Person:
Cenizo Benjumea, José Manuel

Profesor/a Asociado (LOU)
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First Name
José Manuel
Last Name
Cenizo Benjumea
Affiliation
Universidad Pablo de Olavide
Department
Deporte e Informática
Research Center
Area
Educación Física y Deportiva
Research Group
PAIDI Areas
PhD programs
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  • Publication
    Analysis of the assessment in Physical Education curricula in Primary Education
    (Routledge, 2020-08-11) Otero-Saborido, Fernando Manuel; Vázquez Ramos, Francisco Javier; Cenizo Benjumea, José Manuel; González-Jurado, J. A.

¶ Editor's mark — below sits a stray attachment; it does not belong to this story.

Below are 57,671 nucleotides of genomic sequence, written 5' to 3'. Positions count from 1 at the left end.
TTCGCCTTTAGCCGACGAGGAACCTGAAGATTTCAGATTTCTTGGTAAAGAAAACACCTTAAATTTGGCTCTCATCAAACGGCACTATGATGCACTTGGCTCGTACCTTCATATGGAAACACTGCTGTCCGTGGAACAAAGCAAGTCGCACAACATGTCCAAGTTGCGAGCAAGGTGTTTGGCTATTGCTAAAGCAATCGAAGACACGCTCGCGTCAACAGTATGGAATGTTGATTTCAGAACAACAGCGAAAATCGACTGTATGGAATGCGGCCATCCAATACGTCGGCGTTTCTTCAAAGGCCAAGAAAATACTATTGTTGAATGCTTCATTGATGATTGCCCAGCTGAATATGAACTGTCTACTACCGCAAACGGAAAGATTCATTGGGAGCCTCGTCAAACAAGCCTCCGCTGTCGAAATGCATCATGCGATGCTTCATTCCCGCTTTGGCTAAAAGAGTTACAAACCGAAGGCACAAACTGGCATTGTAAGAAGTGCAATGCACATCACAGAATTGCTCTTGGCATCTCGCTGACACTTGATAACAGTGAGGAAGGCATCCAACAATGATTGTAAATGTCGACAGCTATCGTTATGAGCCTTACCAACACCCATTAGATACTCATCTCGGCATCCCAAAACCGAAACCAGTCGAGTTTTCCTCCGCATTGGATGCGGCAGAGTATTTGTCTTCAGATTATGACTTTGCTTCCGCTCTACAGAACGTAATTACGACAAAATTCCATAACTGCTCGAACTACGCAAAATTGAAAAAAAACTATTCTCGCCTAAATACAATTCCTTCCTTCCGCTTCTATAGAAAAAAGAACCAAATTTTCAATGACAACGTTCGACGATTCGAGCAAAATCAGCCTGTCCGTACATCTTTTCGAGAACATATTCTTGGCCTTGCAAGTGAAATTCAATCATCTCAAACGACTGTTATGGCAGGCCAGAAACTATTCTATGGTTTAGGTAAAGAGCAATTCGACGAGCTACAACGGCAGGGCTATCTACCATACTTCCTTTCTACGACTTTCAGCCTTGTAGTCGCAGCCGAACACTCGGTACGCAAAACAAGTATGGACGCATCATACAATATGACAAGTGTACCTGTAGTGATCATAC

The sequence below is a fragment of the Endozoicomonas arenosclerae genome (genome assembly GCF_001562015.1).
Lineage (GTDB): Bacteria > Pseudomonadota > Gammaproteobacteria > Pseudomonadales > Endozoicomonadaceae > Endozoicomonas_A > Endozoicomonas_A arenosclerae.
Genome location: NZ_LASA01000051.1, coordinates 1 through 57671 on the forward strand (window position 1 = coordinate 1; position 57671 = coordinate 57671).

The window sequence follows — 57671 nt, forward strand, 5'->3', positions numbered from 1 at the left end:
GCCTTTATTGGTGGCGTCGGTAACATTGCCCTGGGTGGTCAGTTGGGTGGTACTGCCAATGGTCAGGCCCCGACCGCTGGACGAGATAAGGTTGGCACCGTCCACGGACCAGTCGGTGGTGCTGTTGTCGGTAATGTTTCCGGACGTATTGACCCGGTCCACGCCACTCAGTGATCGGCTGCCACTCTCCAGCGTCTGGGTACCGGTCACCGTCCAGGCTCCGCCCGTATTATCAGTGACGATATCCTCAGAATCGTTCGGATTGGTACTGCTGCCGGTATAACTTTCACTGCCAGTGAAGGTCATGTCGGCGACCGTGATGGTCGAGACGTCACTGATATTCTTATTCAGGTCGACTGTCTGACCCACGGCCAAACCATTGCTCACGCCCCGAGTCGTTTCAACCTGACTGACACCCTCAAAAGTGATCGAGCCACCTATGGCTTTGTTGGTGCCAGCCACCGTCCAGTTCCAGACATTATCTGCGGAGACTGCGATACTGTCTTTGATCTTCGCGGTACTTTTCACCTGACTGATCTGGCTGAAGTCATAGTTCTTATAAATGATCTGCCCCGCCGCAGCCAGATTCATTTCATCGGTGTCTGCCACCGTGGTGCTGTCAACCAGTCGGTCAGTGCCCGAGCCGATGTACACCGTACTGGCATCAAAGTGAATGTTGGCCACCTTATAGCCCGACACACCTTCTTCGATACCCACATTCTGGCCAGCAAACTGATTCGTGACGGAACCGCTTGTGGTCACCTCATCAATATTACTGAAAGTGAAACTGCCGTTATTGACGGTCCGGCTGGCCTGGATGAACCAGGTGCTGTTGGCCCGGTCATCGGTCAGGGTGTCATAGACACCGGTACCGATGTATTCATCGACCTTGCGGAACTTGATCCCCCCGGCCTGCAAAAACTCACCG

One way to understand the Physical Education (PE) curriculum is through assessment. After the appearance in Spain of the learning standard (LS) as a reference for more specific assessment, the main objective of this work was to analyse the assessment aspects for PE in Primary Education in the curricula of Spain’s 17 Autonomous Communities. Documentary analysis of the official regulations was used as a data collection technique. Qualitative and quantitative variables were analysed for the 3,357 assessment references. Qualitative variables included: LS typology and sequencing, and the existence of assessment orientations. Quantitative variables included: the curricular size, the presence of the cognitive, motor, and socio-affective dimensions in the different standards, percentages of comprehensiveness (assessment references which include the three dimensions) and curricular effectiveness (capacity of each curriculum to optimise the standards to include the greatest number of dimensions). The LS was the assessment element generally used by the majority of curricula. The cognitive dimension (39.42%) predominated in the assessment references, at the expense of the motor (30.94%) and socioaffective dimensions (29.65%). Only 11.70% of the 3,357 assessment references used incorporated the three dimensions (cognitive, motor and socio-affective). An inversely proportional relation seemed to exist between curricular size (number of standards) and its comprehensiveness (r = −0.505) and effectiveness (AEC) (r = −0.646). Likewise, it is noted that more LS including the motor dimension is associated with a greater comprehensiveness (2D: r = 0.573) of the curricula (r = 0.721). Lastly, the association between the ‘motor’ and ‘cognitive’ dimension variables was reversed. The curricula analysis showed a very high level of standardisation of PE assessment, which was oriented towards the measuring of theoretical know-how, foregoing comprehensiveness. This trend underlines the curricula’s adopted neoliberal nature and their distancing from assessment models based on student participation and development. A more flexible, democratically constructed curriculum as well as assessment benchmarks are necessary in PE, where motor development and assessment become a means for holistic education.